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    Gate stops teens, angers parents

    The apartment complex where these families live won't issue a card key to any driver not listed on a lease. Many parents are worried about safety.

    © St. Petersburg Times
    published June 3, 2002

    CLEARWATER -- As last Tuesday night turned into Wednesday, Eddie Meyer was still on the job unloading pallets and mulch from a truck at Home Depot.

    Finally, off the clock and dead tired, the 19-year-old drove home in the darkness to The Vinings at Countryside apartment complex.

    But when he got to the entrance, he was stopped by the long arm of a huge white metal security gate that blocked his Grand Prix from entering beyond the visitor's area of the property.

    Feeling a bit guilty, he had no choice but to go to a nearby call box and press the button for his apartment near the back of the complex.

    The loud noise roused his 70-year-old father, who dragged himself out of bed to buzz in Eddie.

    It was 2 a.m.

    Ed Meyer wasn't angry at Eddie, he was worried.

    "If I'm not home, how is he going to get in?" he asked.

    Neighbors at The Vinings share Meyer's concern. They say management installed the gate early last week and will not issue teenage residents electronic pass keys to activate it and drive their cars through.

    "Only lease-holders will get the key," said Kathleen Skiba, holding up a white, flat piece of plastic resembling a credit card. "I've lived here four years and can't get my daughter in and out. The (delivery people) have keys to get in. My kid doesn't.

    "It's a question of her safety," she said. "She's supposed to walk to the back where we live in a thunderstorm? They're taking away her access. I just want my kid to get home."

    Residents like Tim McLain, a financial analyst for BayCare and single father of Steve, 16, will not put their teenagers on their leases because they do not want the children to be financially liable if something should happen to them and they are unable to pay the rent.

    Tenants pay about $1,000 a month to live at The Vinings, Skiba said.

    The idea is "ridiculous" McLain said because "my son is a resident just like I am."

    Residents say The Vinings management told them that children without keys would be let in by the office staff, but the office is open only until 6 p.m. weekdays and 5 p.m. on Sunday.

    Even those who are dropped off by friends or walk to the complex must enter through a locked gate. The pedestrian gate, like the vehicle gate, requires a key, and those are issued only to lease-holders.

    "I had to give my pedestrian key to my son," said McLain.

    Skiba said she believes there is a simple reason for the management's new rule: "I think they are trying to get rid of people with teens."

    But because of the gate, Skiba and several other residents contacted by the St. Petersburg Times are making plans to move out.

    Things weren't always this way at The Vinings, a property nestled in palm trees along McMullen-Booth Road near Countryside High School. Skiba said life was almost idyllic there until the property was sold about a year ago to Palm Beach multimillionaire Richard Schlesinger. A company Schlesinger owns, Ceebraid Signal Management, oversees the complex.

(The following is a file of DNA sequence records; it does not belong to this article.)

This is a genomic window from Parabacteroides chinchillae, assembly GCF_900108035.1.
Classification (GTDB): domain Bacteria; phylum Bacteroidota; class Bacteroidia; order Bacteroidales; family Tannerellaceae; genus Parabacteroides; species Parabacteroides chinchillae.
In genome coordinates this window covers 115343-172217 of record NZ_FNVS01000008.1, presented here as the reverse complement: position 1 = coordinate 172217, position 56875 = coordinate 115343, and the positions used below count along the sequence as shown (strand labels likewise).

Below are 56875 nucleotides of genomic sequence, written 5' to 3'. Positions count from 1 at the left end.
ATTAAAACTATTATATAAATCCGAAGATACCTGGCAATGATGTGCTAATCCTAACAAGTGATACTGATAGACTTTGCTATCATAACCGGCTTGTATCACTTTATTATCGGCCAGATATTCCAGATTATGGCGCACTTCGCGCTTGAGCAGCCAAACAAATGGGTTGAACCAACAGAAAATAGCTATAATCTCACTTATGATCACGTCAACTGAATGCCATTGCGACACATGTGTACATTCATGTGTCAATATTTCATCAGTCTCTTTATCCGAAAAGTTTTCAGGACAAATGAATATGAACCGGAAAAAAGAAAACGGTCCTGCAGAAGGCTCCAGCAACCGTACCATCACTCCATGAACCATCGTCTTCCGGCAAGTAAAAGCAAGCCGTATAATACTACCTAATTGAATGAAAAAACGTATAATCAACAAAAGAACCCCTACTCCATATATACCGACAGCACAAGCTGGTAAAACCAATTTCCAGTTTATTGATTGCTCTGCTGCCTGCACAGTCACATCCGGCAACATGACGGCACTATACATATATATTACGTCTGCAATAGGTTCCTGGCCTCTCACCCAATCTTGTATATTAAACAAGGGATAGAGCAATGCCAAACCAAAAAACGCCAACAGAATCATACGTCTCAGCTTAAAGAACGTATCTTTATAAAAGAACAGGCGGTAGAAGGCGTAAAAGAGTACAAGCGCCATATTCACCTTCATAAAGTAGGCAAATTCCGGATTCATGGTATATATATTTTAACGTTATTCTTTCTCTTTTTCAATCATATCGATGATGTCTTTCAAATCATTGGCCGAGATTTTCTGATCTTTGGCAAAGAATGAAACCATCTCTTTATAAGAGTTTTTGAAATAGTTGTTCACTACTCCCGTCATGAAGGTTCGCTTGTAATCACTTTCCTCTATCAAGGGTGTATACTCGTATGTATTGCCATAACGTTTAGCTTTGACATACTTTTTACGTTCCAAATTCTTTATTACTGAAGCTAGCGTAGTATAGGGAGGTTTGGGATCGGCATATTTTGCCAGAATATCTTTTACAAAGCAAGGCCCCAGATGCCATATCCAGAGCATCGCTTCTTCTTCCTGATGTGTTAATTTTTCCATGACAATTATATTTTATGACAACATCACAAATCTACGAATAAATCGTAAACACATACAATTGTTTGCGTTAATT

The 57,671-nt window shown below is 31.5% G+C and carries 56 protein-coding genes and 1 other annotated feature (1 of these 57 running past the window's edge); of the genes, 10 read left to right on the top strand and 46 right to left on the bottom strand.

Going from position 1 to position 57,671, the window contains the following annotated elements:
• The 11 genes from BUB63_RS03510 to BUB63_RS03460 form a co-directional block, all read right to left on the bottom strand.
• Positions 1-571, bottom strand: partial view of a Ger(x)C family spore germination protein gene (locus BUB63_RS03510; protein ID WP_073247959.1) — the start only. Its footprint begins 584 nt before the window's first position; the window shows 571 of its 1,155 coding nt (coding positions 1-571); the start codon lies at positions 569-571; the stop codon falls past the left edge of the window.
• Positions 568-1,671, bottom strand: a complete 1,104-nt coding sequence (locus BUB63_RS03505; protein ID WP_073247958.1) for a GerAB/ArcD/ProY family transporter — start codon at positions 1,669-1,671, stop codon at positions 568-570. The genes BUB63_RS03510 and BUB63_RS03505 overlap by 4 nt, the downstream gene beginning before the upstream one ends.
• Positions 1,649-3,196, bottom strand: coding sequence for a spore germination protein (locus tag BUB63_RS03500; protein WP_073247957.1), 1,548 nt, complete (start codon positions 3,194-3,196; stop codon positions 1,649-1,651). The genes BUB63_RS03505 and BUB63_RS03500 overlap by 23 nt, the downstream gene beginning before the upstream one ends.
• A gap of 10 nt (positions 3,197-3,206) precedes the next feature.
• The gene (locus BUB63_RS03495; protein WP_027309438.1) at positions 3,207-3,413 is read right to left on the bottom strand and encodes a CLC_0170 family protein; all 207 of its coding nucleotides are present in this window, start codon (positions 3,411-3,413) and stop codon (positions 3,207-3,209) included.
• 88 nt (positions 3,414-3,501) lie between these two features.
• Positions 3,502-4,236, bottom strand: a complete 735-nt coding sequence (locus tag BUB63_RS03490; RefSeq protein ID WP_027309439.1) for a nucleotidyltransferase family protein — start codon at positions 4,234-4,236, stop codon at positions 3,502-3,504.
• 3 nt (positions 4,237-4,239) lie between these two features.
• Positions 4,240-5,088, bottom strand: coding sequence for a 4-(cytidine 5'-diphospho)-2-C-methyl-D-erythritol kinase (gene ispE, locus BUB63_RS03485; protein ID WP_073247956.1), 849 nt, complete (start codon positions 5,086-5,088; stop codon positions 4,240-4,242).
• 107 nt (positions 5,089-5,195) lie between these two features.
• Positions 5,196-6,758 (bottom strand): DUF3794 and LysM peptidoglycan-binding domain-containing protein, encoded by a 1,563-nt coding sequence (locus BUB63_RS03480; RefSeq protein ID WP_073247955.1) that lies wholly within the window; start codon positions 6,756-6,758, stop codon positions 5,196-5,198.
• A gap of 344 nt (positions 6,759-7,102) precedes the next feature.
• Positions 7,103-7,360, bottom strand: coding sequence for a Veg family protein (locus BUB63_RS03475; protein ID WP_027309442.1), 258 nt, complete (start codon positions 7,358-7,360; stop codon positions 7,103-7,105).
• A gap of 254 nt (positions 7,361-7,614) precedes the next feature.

Calls to Schlesinger, Ceebraid Signal Management and the on-site property manager were not returned late last week.

    Schlesinger, 58, a real estate mogul who lives in a $13-million oceanfront mansion, has owned apartment complexes in several states for years.

    Records show that he has been sued several times and has been barred from participation in federal housing programs.

    That edict stems from a case in which he was ordered by the federal government in 2000 to pay a $500,000 fine after he admitted skimming money from a rundown Maryland apartment complex he owned.

    Residents at The Vinings are worried about the direction their complex is headed.

    The buildings, especially those in the rear of the property, appear dirty and drab. According to residents, the pool once turned green and they were barred from using it. They also were barred from the weight room, an amenity they pay for.

    Residents also say cracks have formed in the ceilings, allowing water to drip into some apartments, leaky showers are not repaired for weeks despite repeated requests to management.

    "None of my windows work," said Pat Fraunfelter, 53, who moved to the complex from Chicago nine months ago. "Our breezeway gets so dirty I've mopped it myself five times."

    Skiba said complaints to the management fall on deaf ears.

    But with the installation of the new security gate, parents said they are less worried about leaky showers and stained sidewalks and fear more for their children's safety.

    Since the installation of the gate, cars attempting to enter the property back up and spill out onto busy McMullen-Booth Road.

    "They are artificially creating a slowdown," said McLain. "It's just a matter of time before someone is killed."

    The Vinings' south gate also was locked. School buses that once used that entrance now stop on McMullen-Booth Road to pick up and drop off students.

    McLain, who planned to stay at the complex for three years while he saves to buy a house, wants to move now, but can't afford it.

    "They are charging people $1,000 to break their leases," he said.

    But Skiba already has some of her belongings packed.

    "I have a contract on a house," she said.

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